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Federalism and Regional Equity: Building Partnerships or Transfer Dependencies?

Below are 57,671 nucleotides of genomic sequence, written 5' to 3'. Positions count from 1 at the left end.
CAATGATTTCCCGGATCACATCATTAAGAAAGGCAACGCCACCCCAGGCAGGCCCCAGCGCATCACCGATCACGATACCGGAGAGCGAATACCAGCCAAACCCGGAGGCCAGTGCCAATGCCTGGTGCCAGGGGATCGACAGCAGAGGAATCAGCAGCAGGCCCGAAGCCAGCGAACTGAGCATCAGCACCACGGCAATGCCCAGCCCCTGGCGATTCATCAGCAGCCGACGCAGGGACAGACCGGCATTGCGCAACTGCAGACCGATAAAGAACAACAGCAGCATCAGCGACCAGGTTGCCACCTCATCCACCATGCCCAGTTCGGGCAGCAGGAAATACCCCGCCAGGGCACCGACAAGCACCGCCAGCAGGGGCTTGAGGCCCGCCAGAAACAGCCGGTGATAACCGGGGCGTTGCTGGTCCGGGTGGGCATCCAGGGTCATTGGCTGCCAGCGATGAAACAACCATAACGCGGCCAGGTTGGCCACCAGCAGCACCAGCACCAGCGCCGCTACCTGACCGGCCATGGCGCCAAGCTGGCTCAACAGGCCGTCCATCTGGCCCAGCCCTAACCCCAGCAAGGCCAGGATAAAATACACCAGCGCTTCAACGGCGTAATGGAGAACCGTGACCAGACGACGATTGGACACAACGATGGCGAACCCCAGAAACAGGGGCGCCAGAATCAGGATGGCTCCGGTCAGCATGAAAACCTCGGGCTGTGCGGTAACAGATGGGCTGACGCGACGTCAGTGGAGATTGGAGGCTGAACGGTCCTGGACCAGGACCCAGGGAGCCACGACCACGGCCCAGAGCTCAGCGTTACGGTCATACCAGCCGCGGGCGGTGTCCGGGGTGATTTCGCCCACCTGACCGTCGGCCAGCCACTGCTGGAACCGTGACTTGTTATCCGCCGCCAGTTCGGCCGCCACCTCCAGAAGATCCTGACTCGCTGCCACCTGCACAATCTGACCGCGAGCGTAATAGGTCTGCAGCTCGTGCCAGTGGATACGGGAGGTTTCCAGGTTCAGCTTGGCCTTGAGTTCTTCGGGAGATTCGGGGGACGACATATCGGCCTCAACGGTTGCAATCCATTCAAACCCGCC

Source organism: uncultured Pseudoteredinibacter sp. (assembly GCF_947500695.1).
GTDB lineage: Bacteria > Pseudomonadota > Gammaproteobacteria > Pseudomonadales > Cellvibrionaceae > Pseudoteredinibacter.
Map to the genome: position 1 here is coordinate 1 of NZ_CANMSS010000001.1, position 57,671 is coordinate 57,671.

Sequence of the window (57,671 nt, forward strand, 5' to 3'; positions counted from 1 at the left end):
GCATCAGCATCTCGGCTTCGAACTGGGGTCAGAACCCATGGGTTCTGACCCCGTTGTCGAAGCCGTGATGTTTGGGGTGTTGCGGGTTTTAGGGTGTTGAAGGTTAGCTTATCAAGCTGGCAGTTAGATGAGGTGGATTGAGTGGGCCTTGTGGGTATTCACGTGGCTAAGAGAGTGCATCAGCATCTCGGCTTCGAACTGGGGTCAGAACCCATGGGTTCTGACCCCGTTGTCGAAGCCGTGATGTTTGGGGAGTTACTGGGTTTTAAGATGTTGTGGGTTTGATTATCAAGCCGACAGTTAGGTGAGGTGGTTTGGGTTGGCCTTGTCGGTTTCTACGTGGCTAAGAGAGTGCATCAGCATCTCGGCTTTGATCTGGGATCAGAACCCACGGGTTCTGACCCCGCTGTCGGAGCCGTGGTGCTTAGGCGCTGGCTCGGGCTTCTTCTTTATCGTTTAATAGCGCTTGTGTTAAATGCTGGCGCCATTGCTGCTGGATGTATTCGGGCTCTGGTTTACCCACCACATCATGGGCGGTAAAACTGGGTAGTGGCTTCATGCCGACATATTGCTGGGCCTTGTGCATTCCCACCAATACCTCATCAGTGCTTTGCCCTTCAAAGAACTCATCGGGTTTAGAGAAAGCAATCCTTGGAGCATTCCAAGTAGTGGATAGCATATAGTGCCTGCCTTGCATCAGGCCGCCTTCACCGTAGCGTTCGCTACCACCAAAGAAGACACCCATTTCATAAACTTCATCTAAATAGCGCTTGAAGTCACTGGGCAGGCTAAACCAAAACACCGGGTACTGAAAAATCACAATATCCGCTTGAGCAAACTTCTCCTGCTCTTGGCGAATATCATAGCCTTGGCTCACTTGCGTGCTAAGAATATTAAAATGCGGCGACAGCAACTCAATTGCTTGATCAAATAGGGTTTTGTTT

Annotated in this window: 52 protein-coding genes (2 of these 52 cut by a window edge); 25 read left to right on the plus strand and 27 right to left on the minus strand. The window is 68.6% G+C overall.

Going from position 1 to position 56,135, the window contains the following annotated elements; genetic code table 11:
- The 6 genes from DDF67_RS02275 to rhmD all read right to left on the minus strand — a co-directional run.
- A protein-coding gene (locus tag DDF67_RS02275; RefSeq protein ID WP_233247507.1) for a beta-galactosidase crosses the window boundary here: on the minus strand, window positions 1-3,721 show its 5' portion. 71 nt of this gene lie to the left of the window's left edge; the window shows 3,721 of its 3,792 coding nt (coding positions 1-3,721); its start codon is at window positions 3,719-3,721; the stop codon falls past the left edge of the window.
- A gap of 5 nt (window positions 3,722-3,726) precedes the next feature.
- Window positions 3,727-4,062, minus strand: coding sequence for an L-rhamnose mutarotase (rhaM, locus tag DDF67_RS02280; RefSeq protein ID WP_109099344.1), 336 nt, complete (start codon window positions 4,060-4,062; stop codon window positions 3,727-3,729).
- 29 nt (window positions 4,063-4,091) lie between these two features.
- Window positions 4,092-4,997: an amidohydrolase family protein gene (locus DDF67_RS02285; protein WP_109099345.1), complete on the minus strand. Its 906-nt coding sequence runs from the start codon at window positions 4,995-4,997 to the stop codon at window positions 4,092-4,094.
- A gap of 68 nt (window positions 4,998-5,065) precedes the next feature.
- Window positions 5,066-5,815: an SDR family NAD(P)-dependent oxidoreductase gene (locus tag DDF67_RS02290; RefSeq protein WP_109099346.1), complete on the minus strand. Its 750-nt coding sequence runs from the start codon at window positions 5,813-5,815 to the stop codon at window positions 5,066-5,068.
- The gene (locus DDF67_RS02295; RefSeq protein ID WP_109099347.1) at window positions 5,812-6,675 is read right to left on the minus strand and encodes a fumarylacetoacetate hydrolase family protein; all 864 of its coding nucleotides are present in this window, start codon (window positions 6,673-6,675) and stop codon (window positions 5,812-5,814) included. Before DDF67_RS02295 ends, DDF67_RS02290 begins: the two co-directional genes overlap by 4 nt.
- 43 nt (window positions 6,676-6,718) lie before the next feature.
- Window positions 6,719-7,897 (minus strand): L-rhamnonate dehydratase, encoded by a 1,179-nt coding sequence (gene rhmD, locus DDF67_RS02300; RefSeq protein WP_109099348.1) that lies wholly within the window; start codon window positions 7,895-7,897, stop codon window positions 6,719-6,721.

Conference on Cooperative Federalism, Globalization, and Democracy Brasilia, Brazil. 9-11 May 2000 Federalism and Regional Equity: Building Partnerships or Transfer Dependencies ? Anwar Shah, 2. Federalism and regional equity: Partnership for progress by securing an economic union While most policies for regional convergence remain controversial, an area of emerging consensus is that free mobility of factors, goods and services and technological diffusion are the most important factors for regional convergence. This explains why regional convergence has not worked well in Russia and especially in China. In both these countries state policies have actively discouraged migration and technical diffusion. In federal countries, securing an economic union remains high on policy agenda and it is pursued through a variety of instruments as discussed below: (i) Preservation of the Internal Common Market Preservation of an internal common market remains an important area of concern to most nations undertaking decentralization. Sub-national governments in their pursuit of attracting labor and capital may indulge in beggar-thy-neighbor policies and in the process erect barriers to goods and factor mobility. Thus decentralization of government regulatory functions creates a potential for disharmonious economic relations among sub-national units. Accordingly, regulation of economic activity such as trade and investment is generally best left to the federal/central government. It should be noted, however, that central governments themselves may pursue policies detrimental to the internal common market. Therefore, as suggested by Boadway (1992), constitutional guarantees for free domestic flow of goods and services may be the best alternative to assigning regulatory responsibilities solely to the center. The Constitutions of mature federations typically provide: a free trade clause (as in Australia, Canada and Switzerland); federal regulatory power over interstate commerce (as in Australia, Canada, Germany, USA, and Switzerland) and individual mobility rights (as in most federations). In the USA, two constraints imposed by the Constitution on state powers are (see Rafuse, 1991: 3): The commerce clause (article I, & 8): “The Congress shall have power…..To regulate commerce with foreign nations, and among the several states, and with the Indian Tribes.” – – The due process clause (amendment XIV, & 1): “No state shall … deprive any person of life, liberty, or property, without due process of law.” – The Indonesian Constitution embodies a free trade and mobility clause. But in a large majority of developing countries, internal common market is impeded both by sub-national government policies supported by the center as well as formal and informal impediments to labor and capital mobility. For example, in India and Pakistan, local governments rely on a tax on inter-municipal trade (octroi tax) as the predominant source of revenues. In China, mobility rights of individuals are severely constrained by the operation of “hukou” system of household registration which is used to determine eligibility for grain rations, employment, housing and health care. (ii) Tax Harmonization and Coordination Tax competition among jurisdictions can be beneficial by encouraging cost-effectiveness and fiscal accountability in state governments. It can also by itself lead to a certain amount of tax harmonization. At the same time, decentralized tax policies can cause certain inefficiencies and inequities in a federation as well as lead to excessive administrative costs. Tax harmonization is intended to preserve the best features of tax decentralization while avoiding its disadvantages. Inefficiencies from decentralized decision-making can occur in a variety of ways. For one, states may implement policies that discriminate in favor of their own residents and businesses relative to those of other states. They may also engage in beggar-thy-neighbor policies intended to attract economic activity from other states. Inefficiency may also occur simply from the fact that distortions will arise from different tax structures chosen independently by state governments with no strategic objective in mind. Inefficiencies also can occur if state tax systems adopt different conventions for dealing with businesses (and residents) that operate in more than one jurisdiction at the same time. This can lead to double taxation of some forms of income and non-taxation of others. State tax systems may also introduce inequities as mobility of persons would encourage them to abandon progressivity. Administration costs are also likely to be excessive in an uncoordinated tax system (see Boadway, Roberts and Shah, 1994). Thus tax harmonization and coordination contribute to efficiency of internal common market, reduce collection and compliance costs and help to achieve national standards of equity. European Union has placed a strong emphasis on tax coordination issues. Canada has used tax collection agreements, tax abatement and tax base sharing to harmonize the tax system. The German federation emphasizes uniformity of tax bases by assigning the tax legislation to the federal government. In developing countries, due to tax centralization, tax coordination issues are relevant only for larger federations such as India and Brazil. In Brazil, the use of ICMS (origin based) as a tool for attracting capital inflow from other regions has become an area of emerging conflict among states. Despite the fact that the Council of States sought to harmonize ICMS base and rates, there is evidence that some of the tax concessions refused by the Council are practiced by many states anyway. States can also resort to tax base reductions or grant un-indexed payment deferrals (Longo 1994). For example, some northeastern states have offered fifteen years ICMS tax deferral to industry. In an inflationary environment such a measure can serve as an important inducement for attracting capital from elsewhere in the country (Shah, 1991). (iii) Intergovernmental Fiscal Transfers Federal-state transfers in a federal system serve important objectives: alleviating structural imbalances, correcting for fiscal inefficiencies and inequities, providing compensation for benefit spill-outs and achieving fiscal harmonization. The most important critical consideration is that the grant design must be consistent with grant objectives. In industrialized countries, two types of transfers dominate: conditional transfers to achieve national standards and equalization transfers to deal with regional equity. A third transfer that would be desirable would be for regional stabilization. Such a temporary transfer would be linked to the rate of change (rather than the level) of economic activity. In developing countries, with a handful of exceptions, conditional transfers are of pork-barrel (PB) variety and equalization transfers with an explicit standard of equalization are not practiced. Instead, passing-the-buck (PB) transfers in the form of tax-by-tax sharing and revenue sharing with multiple factors are used. With limited or no tax decentralization, PB type transfers in developing world finance majority of subnational expenditures. In the process, they build transfer dependencies and discourage development of responsive and accountable governance (see Shah, 1997). Ehdaie (1994) provides empirical support for this proposition. He concludes that simultaneous decentralization of the national government’s taxing and spending powers, by directly linking the costs and benefits of public provision, tends to reduce the size of the public sector. Expenditure decentralization accompanied by revenue sharing delinks responsibility and accountability and thereby fails to achieve this result. In general, PB type transfers create incentives for subnational governments to undertake decisions that are contrary to their long run economic interests in the absence of such transfers. Thus they impede natural adjustment responses leading to a vicious cycle of perpetual deprivation for less developed regions (see also Courchene, 1996 and Shah, 1996 for a further discussion). Industrial country experience shows that successful decentralization cannot be achieved in the absence of a well designed fiscal transfers program. The design of these transfers must be simple, transparent and consistent with their objectives. Properly structured transfers can enhance competition for the supply of public services, accountability of the fiscal system and fiscal coordination just as general revenue sharing has the potential to undermine it. Experiences of Indonesia and Pakistan offer important insights in grant design. For example, Indonesia’s education and health grants use simple and objectively quantifiable indicators in allocation of funds and conditions for the continued eligibility of these grants emphasize objective standards as to access to these services. Indonesian grants for public sector wages on the other hand, represents an example of not so thoughtful design as it introduces incentives for higher public employment at subnational levels. Pakistan’s matching grant for resource mobilization, similarly rewards relatively richer provinces for additional tax effort. It also calls into question the credibility of federal commitment as the federal government has not been able to meet its commitment arising from this grant program. The role of fiscal transfers in enhancing competition for the supply of public goods should also not be overlooked. For example, transfers for basic health and primary education could be made available to both public and not-for-profit private sector on equal basis using as criteria, the demographics of the population served, school age population and student enrollments etc. This would promote competition and innovation as both public and private institutions would compete for public funding. Chile permits Catholic schools access to public education financing. The Canadian provinces allow individual residents to choose among public and private schools for the receipt of their property tax dollars. Such an option has introduced strong incentives for public and private schools to improve their performances and be competitive. Such financing options are especially attractive for providing greater access to public services in rural areas. Fiscal Equalization As we noted earlier, regional inequity is an area of concern for decentralized fiscal systems and most such systems attempt to deal with it through the spending powers of the national government or through fraternal programs. Mature federations such as Australia, Canada and Germany have formal equalization programs. This important feature of decentralization has not received adequate attention in the design of institutions in developing countries. Despite serious horizontal fiscal imbalances in a large number of developing countries, explicit equalization programs are untried, although equalization objectives are implicitly attempted in the general revenue sharing mechanisms used in Brazil, Colombia, India, Mexico, Nigeria and Pakistan. These mechanisms typically combine diverse and conflicting objectives into the same formula and fall significantly short on individual objectives. Because these formulas lack explicit equalization standards, they fail to address regional equity objectives satisfactorily. (iv) Facilitating Local Access to Credit Local access to credit requires well functioning financial markets and credit worthy local governments. These pre-requisites are easily met in industrial countries. In spite of this, traditions for assisting local governments by higher level governments are well established in these countries. An interest subsidy to state and local borrowing is available in the USA as the interest income of such bonds is exempt from federal taxation. Needless to say, such a subsidy has many distortionary effects: it favors richer jurisdictions and higher income individuals; it discriminates against non-debt sources of finance such as reserves and equity; it favors investments by local governments rather than autonomous bodies and it discourages private sector participation in the form of concessions and BOT alternatives. Various US states assist borrowing by small local governments through the establishment of municipal bond banks (MBBs). MBBs are established as autonomous state agencies that issue tax exempt securities to investors and apply the proceeds to purchase collective bond issue of several local governments. By pooling a number of smaller issues and by using superior credit rating of the state, MBBs reduce the cost of borrowing to smaller communities (see World Bank, 1996 and El Daher, 1996). In Canada, most provinces assist local governments with the engineering, financial and economic analysis of projects. Local governments in Alberta, British Columbia and Nova Scotia are assisted in their borrowing through provincial finance corporations which use the higher credit ratings of the province to lower costs of funds for local governments. Some provinces, notably Manitoba and Quebec, assist in the preparation and marketing of local debt. Canadian provincial governments on occasion have also provided debt relief to their local governments. Autonomous agencies run on commercial principles to assist local borrowing exist in western Europe and Japan. In Denmark, local governments have collectively established a cooperative municipal bank. In UK the Public Works Loan Board channels central financing to local public works. An important lesson arising from industrial countries’ experience is that municipal finance corporations operate well when they are run on commercial principles and compete for capital and borrowers. In such an environment, such agencies allow pooling of risk, better utilize economies of scale and bring to bear their knowledge of local governments and their financing potentials to provide access to commercial credit on more favorable terms (see McMillan, 1996). In developing countries, undeveloped markets for long term credit and weak municipal creditworthiness limit municipal access to credit. Nevertheless, the predominant central government policy emphasis is on central controls and consequently less attention has been paid to assistance for borrowing. In a few countries such assistance is available through specialized institutions and central guarantees to jump start municipal access to credit. Ecuador, Indonesia, Jordon, Morocco, Philippines and Tunisia have established municipal development banks/funds/facilities for local borrowing. These institutions are quite fragile, not likely to be sustainable and open to political influences. Interest rate subsidies provided through these institutions impede emerging capital market alternatives. Colombia and the Czech Republic provide a rediscount facility to facilitate local access to commercial credit. Thailand has established a guarantee fund to assist local governments and the private sector in financing of infrastructure investments (see Gouarne, 1996). In conclusion, the menu of choices available to local governments for financing capital projects are quite limited and available alternatives are not conducive to developing a sustainable institutional environment for such finance. This is because macroeconomic instability and lack of fiscal discipline and appropriate regulatory regimes has impeded the development of financial and capital markets. In addition, revenue capacity at the local level is limited due to tax centralization. A first transitory step to provide limited credit market access to local governments may be to establish municipal finance corporations run on commercial principles and to encourage the development of municipal rating agencies to assist in such borrowing. Tax decentralization is also important to establish private sector confidence in lending to local governments and sharing in the risks and rewards of such lending. (iv) Social Risk Management Through Transfer Payments and Social Insurance Along with the provision of public goods and services, transfer payments to persons and businesses comprise most of government expenditures (especially in industrialized countries). Some of these transfers are for redistributive purposes in the ordinary sense, and some are for industrial policy or regional development purposes. Some are also for redistribution in the social insurance sense, such as unemployment insurance, health insurance and public pensions. Several factors bear on the assignment of responsibility for transfers. In the case of transfers to business, many economists would argue that they should not be used in the first place. But, given that they are, they are likely to be more distortionary if used at the provincial level than at the federal level. This is because the objective of subsidies is typically to increase capital investments by firms, which is mobile across provinces. As for transfers to individuals, since most of them are for redistributive purposes, their assignment revolves around the extent to which the federal level of government assumes primary responsibility for equity. From an economic point of view, transfers are just negative direct taxes. One can argue that transfers should be controlled by the same level of government that controls direct taxes so that they can be integrated for equity purposes and harmonized across the nation for efficiency purposes. The case for integration at the central level is enhanced when one recognizes the several types of transfers that may exist to address different dimensions of equity or social insurance. There is an advantage of coordinating unemployment insurance with the income tax system or pensions with payments to the poor. Decentralizing transfers to individuals to the provinces will likely lead to inefficiencies in the internal common market, fiscal inequities and inter-jurisdictional beggar-thy-neighbor policies. (v) Mitigating Adverse Consequences of Globalization Globalization of economic activity poses special challenges to fiscal federalism. With globalization, it is increasingly becoming apparent that nation states are too small to tackle large things in life and too large to address small things. In the emerging borderless world economy, interests of residents as citizens are often at odds with their interests as consumers. In securing their interests as consumers in the world economy, individuals are increasingly seeking localization and regionalization of public decision making to better safeguard their interests. With greater mobility of capital, and loosening of regulatory environment for foreign direct investment, local governments as providers of infrastructure related services would serve as more appropriate channels for attracting such investment than national governments. As borders become more porous, cities are expected to replace countries in transnational economic alliances as people across Europe are already discovering that national governments has diminishing relevance in their lives. They are increasingly more inclined to link their identities and allegiances to cities and regions. With mobility of capital and other inputs, skills rather than resource endowments will determine international competitiveness. Education and training typically however is sub-national government responsibility. Therefore, there would a need to realign this responsibility by giving the national government a greater role in skills enhancement. The new economic environment will also polarize the distribution of income in favor of skilled workers accentuating income inequalities and regional disparities. Since the national governments may not have the means to deal with this social policy fallout, sub-national governments working in tandem with national governments would have to devise strategies in dealing with the emerging crisis in social policy. 3. Paternalism and Regional Equity: Building Transfer Dependencies? A paternalistic view of regional equity calls for aggressive central government fiscal and regulatory stance to mitigate regional disparities by discouraging out-migration of factors and protection of local industry against competition from the rest of the country. Examples of such policies include regional tax holidays and credits, regionally differentiated social benefits, protection for regional industries, central financing of regional expenditures and direct central government expenditures. Please recall that in the partnership approach discussed earlier, the main thrust of policies was on creating an enabling environment for free mobility, competition and technological diffusion. Here in contrast, the emphasis is on creating protective barriers to nourish “infant” regions and to slow down if not to impede the natural adjustment mechanism. The problem is that such a policy environment may create an incentive structure that could undermine long run growth potential of a region. This dysfunctional result is termed as “transfer dependency” (see Courchene. 1995). Transfer dependency does not refer to overwhelming dependence of constituent units on central government handouts of revenues without accountability – although such a situation may be a contributing factor. Instead, transfer dependency refers to a situation where the central government’s regional policies create incentives for individuals and sub-national governments to undertake actions that are not consistent with their long run interest in the absence of such policies. It also creates incentives for residents to stay in the region in view of the regionally differentiated income transfer policies. For example, recipient states/provinces can provide public sector wages that are above their productivity levels. They can run persistent trade deficits with other states but such deficits have little impact on wages and prices within the province as these deficits are typically financed by central government’s redistributive policies. As a result, these policies impede market adjustment responses and lead to either maintaining or even worsening of existing income and employment disparities. Transfer dependency is said to exist when the following conditions hold: (a) regional unemployment rates persistently higher than national average; and (b) wages are higher than that indicated by labor productivity; and in extreme cases (c) personal incomes higher than the GDP. Atlantic Canada, North and Northeast Brazil, Balochistan province of Pakistan and Southern Italy suffer to a varying degree by the ill effects of such a transfer dependency. Thus the overwhelming generosity of the regional policies work to the disadvantage of recipient states and undermine their long run growth potential. If one examines the country experiences with regional convergence, an obvious conclusion that can be drawn that whereas the partnership approach has yielded some degree of success, the paternalistic approach has not worked. In this context, examples from the U.S. experience are quite instructive. For example, Blanchard and Katz (1992) find that states that experience an adverse shock in demand experience out-migration. The partnership approach to regional disparities undertaken in the USA is highlighted by Lester Throw (1981) in reflecting upon the New England case. Throw argues that New England is prosperous today because it went through a painful transition from old dying industries to new growth industries. According to him, if Washington had protected New England’s old dying industries, it may still be a depressed and sick state. 4. Concluding Remarks Dealing with regional inequalities is a daunting task for development economists. There is no consensus as to what works and what does not work. Yet if one adopts a policy of “doing no harm” when our level of ignorance is so high, then a clear policy lesson from a review of past experiences emerges. A partnership approach that facilitates an economic union through free mobility of factors by ensuring common minimum standards of public services and dismantling barriers to trade, and wider information and technological access offers the best policy alternative in regional integration. REFERENCES Afonso, Jose Roberto Rodrigues and Thereza Lobo (1996). Fiscal Decentralization and Participation in Delayed Democratic Experiences. Processed, October, 1996. Blanchard, Olivier Jean and Lawrence E. Katz (1992). “Regional Evolutions”. In William C. Brainard and Gerge L. Perry, Eds. Brookings Papers on Economic Activity. Vol 1: 1-62, Washington, DC. Brookings Institution. Brazil (2000a). Fiscal Accountability Law: A Primer (processed).. Brazil (2000b). Supplementary Law 101, of May 4, 2000. Brasilia, Brasil. Barro, Robert J. (1996). Getting It Right: Markets and Choices in a Free Society. Cambridge, Mass.:MIT Press. Biehl, Dieter (1994). Intergovernmental Fiscal Relations and Macroeconomic Management – Possible Lessons from a Federal Case: Germany. In S.P. Gupta et al (1994), 69-121. Boadway, Robin (1992). The Constitutional Division of Powers: An Economic Perspective. Ottawa: Economic Council of Canada Boadway, Robin, Sandra Roberts and Anwar Shah (1994). The Reform of Fiscal Systems in Developing and Emerging Market Economies: A Federalism Perspective. Policy Research Working Paper Series No.1259. Washington, DC: World Bank. Bomfim, Antulio and Anwar Shah (1994). Macroeconomic Management and the Division of Powers in Brazil: Perspectives for the 1990s. World Development, vol.22, No.4, 535-542. Courchene, Thomas (1996). Macrofederalism. In Anwar Shah (forthcoming), Macrofederalism, World Bank, Washington, DC. Ehdaie, Jaber (1994). 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Processed (By Jeff Ruster). Annex 1. Evidence on Regional Disparities China: ratio of per capita GDP – Shanghai vs Guizhou – 17 to 1 (Jian, Sachs and Winer, 1996, NBER paper) Argentina: Unemployment rates by region: Max 18.5 (Santa fe) , min. 9.7 (Rio Gallegos) Canada: Unemployment rates (UR) by province: Max 19.4 (NFLD) – Min. 6.6 (Sask) GDP by province (high/low): 1.79 Australia: GDP by state/territory: (high/low): 1.51 India: GDP pc by state: (high/low): 4.2 Punjab vs Bihar Spain: GDP pc by region (high /low): 2.1 Balearic Islands vs Extremadura Russia: Per capita GDP (high/low): 12 Table A1. Within Nation Regional Disparities in Europe Country GDP Regional disp. (SD) UR – Reg,Disp. (SD) Belgium 26 3.7 Germany 30 (24) 4.4 (2.0) France 29 2.4 Italy 27 7.5 Netherlands 12 0.8 Austria 29 1.1 Portugal 13 1.8 Finland 20 2.7 Sweden 11 1.7 UK 19 2.3 Western Europe (15) 27 5.9 This note has been prepared for presentation at the Conference on Cooperative Federalism: Globalization and Democracy organized by the Presidency of the Federative Republic of Brazil, in Brasilia, May 9-11, 2000. The views presented here are those of the author alone and should not be attributed to the World Bank. Please send comments by e.mail to: